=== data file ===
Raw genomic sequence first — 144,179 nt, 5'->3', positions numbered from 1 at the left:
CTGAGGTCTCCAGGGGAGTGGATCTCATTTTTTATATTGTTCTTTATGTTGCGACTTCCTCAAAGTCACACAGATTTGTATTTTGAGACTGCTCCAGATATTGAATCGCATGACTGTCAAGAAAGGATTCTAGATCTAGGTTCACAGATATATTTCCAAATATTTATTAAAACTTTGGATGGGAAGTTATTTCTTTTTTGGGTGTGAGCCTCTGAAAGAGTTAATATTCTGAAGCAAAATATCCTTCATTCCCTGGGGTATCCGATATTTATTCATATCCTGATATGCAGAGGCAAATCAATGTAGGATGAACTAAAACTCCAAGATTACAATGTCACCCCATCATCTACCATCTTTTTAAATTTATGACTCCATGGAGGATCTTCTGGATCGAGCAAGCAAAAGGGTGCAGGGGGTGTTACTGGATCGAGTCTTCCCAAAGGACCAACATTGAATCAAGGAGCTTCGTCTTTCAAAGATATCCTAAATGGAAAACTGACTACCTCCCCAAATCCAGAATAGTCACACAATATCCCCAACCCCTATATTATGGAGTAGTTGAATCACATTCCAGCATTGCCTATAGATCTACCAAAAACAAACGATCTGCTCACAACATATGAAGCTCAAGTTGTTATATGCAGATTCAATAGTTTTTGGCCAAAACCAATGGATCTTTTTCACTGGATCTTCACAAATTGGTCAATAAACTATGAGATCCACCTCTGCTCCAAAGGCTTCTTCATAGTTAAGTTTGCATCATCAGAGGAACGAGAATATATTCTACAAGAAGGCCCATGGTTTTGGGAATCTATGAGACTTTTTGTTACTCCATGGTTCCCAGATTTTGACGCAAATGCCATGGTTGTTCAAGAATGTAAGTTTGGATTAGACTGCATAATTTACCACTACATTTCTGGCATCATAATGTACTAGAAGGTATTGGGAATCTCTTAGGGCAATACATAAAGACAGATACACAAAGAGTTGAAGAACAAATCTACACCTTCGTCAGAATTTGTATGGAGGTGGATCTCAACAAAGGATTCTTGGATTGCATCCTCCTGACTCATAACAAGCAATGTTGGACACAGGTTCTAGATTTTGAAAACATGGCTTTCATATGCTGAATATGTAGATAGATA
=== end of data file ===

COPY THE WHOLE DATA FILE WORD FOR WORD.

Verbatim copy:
Raw genomic sequence first — 144,179 nt, 5'->3', positions numbered from 1 at the left:
CTGAGGTCTCCAGGGGAGTGGATCTCATTTTTTATATTGTTCTTTATGTTGCGACTTCCTCAAAGTCACACAGATTTGTATTTTGAGACTGCTCCAGATATTGAATCGCATGACTGTCAAGAAAGGATTCTAGATCTAGGTTCACAGATATATTTCCAAATATTTATTAAAACTTTGGATGGGAAGTTATTTCTTTTTTGGGTGTGAGCCTCTGAAAGAGTTAATATTCTGAAGCAAAATATCCTTCATTCCCTGGGGTATCCGATATTTATTCATATCCTGATATGCAGAGGCAAATCAATGTAGGATGAACTAAAACTCCAAGATTACAATGTCACCCCATCATCTACCATCTTTTTAAATTTATGACTCCATGGAGGATCTTCTGGATCGAGCAAGCAAAAGGGTGCAGGGGGTGTTACTGGATCGAGTCTTCCCAAAGGACCAACATTGAATCAAGGAGCTTCGTCTTTCAAAGATATCCTAAATGGAAAACTGACTACCTCCCCAAATCCAGAATAGTCACACAATATCCCCAACCCCTATATTATGGAGTAGTTGAATCACATTCCAGCATTGCCTATAGATCTACCAAAAACAAACGATCTGCTCACAACATATGAAGCTCAAGTTGTTATATGCAGATTCAATAGTTTTTGGCCAAAACCAATGGATCTTTTTCACTGGATCTTCACAAATTGGTCAATAAACTATGAGATCCACCTCTGCTCCAAAGGCTTCTTCATAGTTAAGTTTGCATCATCAGAGGAACGAGAATATATTCTACAAGAAGGCCCATGGTTTTGGGAATCTATGAGACTTTTTGTTACTCCATGGTTCCCAGATTTTGACGCAAATGCCATGGTTGTTCAAGAATGTAAGTTTGGATTAGACTGCATAATTTACCACTACATTTCTGGCATCATAATGTACTAGAAGGTATTGGGAATCTCTTAGGGCAATACATAAAGACAGATACACAAAGAGTTGAAGAACAAATCTACACCTTCGTCAGAATTTGTATGGAGGTGGATCTCAACAAAGGATTCTTGGATTGCATCCTCCTGACTCATAACAAGCAATGTTGGACACAGGTTCTAGATTTTGAAAACATGGCTTTCATATGCTGAATATGTAGATAGATA